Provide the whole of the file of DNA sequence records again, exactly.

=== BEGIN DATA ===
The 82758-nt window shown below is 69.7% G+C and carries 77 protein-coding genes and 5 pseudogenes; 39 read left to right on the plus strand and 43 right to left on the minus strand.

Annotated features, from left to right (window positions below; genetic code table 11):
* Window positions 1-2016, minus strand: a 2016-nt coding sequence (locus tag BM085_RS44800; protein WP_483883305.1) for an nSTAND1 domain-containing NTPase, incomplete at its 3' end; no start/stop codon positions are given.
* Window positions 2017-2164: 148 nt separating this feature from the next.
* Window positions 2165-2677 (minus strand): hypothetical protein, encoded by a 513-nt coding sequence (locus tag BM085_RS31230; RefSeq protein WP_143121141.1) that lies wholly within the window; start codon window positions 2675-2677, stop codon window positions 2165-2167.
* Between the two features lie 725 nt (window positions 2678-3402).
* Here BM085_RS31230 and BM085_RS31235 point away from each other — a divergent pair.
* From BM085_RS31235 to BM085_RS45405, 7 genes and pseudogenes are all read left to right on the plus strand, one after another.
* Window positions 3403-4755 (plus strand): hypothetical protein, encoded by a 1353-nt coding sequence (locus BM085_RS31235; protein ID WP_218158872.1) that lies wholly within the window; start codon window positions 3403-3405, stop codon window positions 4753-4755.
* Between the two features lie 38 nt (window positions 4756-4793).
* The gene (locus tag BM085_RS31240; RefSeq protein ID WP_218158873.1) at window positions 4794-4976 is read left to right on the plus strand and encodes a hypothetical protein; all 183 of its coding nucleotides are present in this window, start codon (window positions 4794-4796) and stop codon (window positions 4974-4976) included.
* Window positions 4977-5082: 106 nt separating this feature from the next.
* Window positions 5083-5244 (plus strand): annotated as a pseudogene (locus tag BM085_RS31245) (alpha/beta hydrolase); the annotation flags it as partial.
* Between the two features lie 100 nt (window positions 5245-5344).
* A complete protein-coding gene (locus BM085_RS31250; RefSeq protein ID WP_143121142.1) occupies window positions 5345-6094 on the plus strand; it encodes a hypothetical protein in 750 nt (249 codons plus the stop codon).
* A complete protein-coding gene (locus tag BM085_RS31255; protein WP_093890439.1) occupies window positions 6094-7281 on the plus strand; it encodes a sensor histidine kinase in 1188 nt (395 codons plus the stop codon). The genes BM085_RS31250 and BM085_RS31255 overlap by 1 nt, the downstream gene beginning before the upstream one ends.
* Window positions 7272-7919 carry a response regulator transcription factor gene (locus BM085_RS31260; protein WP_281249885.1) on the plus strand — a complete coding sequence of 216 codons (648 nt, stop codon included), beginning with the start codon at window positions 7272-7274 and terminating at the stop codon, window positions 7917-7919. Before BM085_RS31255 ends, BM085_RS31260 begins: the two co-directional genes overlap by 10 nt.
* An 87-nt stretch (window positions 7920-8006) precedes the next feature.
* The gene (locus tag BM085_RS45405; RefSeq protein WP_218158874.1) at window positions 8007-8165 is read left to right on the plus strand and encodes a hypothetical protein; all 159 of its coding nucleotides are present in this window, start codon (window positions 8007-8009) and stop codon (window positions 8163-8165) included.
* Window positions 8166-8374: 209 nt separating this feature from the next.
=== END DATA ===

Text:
The 82758-nt window shown below is 69.7% G+C and carries 77 protein-coding genes and 5 pseudogenes; 39 read left to right on the plus strand and 43 right to left on the minus strand.

Annotated features, from left to right (window positions below; genetic code table 11):
* Window positions 1-2016, minus strand: a 2016-nt coding sequence (locus tag BM085_RS44800; protein WP_483883305.1) for an nSTAND1 domain-containing NTPase, incomplete at its 3' end; no start/stop codon positions are given.
* Window positions 2017-2164: 148 nt separating this feature from the next.
* Window positions 2165-2677 (minus strand): hypothetical protein, encoded by a 513-nt coding sequence (locus tag BM085_RS31230; RefSeq protein WP_143121141.1) that lies wholly within the window; start codon window positions 2675-2677, stop codon window positions 2165-2167.
* Between the two features lie 725 nt (window positions 2678-3402).
* Here BM085_RS31230 and BM085_RS31235 point away from each other — a divergent pair.
* From BM085_RS31235 to BM085_RS45405, 7 genes and pseudogenes are all read left to right on the plus strand, one after another.
* Window positions 3403-4755 (plus strand): hypothetical protein, encoded by a 1353-nt coding sequence (locus BM085_RS31235; protein ID WP_218158872.1) that lies wholly within the window; start codon window positions 3403-3405, stop codon window positions 4753-4755.
* Between the two features lie 38 nt (window positions 4756-4793).
* The gene (locus tag BM085_RS31240; RefSeq protein ID WP_218158873.1) at window positions 4794-4976 is read left to right on the plus strand and encodes a hypothetical protein; all 183 of its coding nucleotides are present in this window, start codon (window positions 4794-4796) and stop codon (window positions 4974-4976) included.
* Window positions 4977-5082: 106 nt separating this feature from the next.
* Window positions 5083-5244 (plus strand): annotated as a pseudogene (locus tag BM085_RS31245) (alpha/beta hydrolase); the annotation flags it as partial.
* Between the two features lie 100 nt (window positions 5245-5344).
* A complete protein-coding gene (locus BM085_RS31250; RefSeq protein ID WP_143121142.1) occupies window positions 5345-6094 on the plus strand; it encodes a hypothetical protein in 750 nt (249 codons plus the stop codon).
* A complete protein-coding gene (locus tag BM085_RS31255; protein WP_093890439.1) occupies window positions 6094-7281 on the plus strand; it encodes a sensor histidine kinase in 1188 nt (395 codons plus the stop codon). The genes BM085_RS31250 and BM085_RS31255 overlap by 1 nt, the downstream gene beginning before the upstream one ends.
* Window positions 7272-7919 carry a response regulator transcription factor gene (locus BM085_RS31260; protein WP_281249885.1) on the plus strand — a complete coding sequence of 216 codons (648 nt, stop codon included), beginning with the start codon at window positions 7272-7274 and terminating at the stop codon, window positions 7917-7919. Before BM085_RS31255 ends, BM085_RS31260 begins: the two co-directional genes overlap by 10 nt.
* An 87-nt stretch (window positions 7920-8006) precedes the next feature.
* The gene (locus tag BM085_RS45405; RefSeq protein WP_218158874.1) at window positions 8007-8165 is read left to right on the plus strand and encodes a hypothetical protein; all 159 of its coding nucleotides are present in this window, start codon (window positions 8007-8009) and stop codon (window positions 8163-8165) included.
* Window positions 8166-8374: 209 nt separating this feature from the next.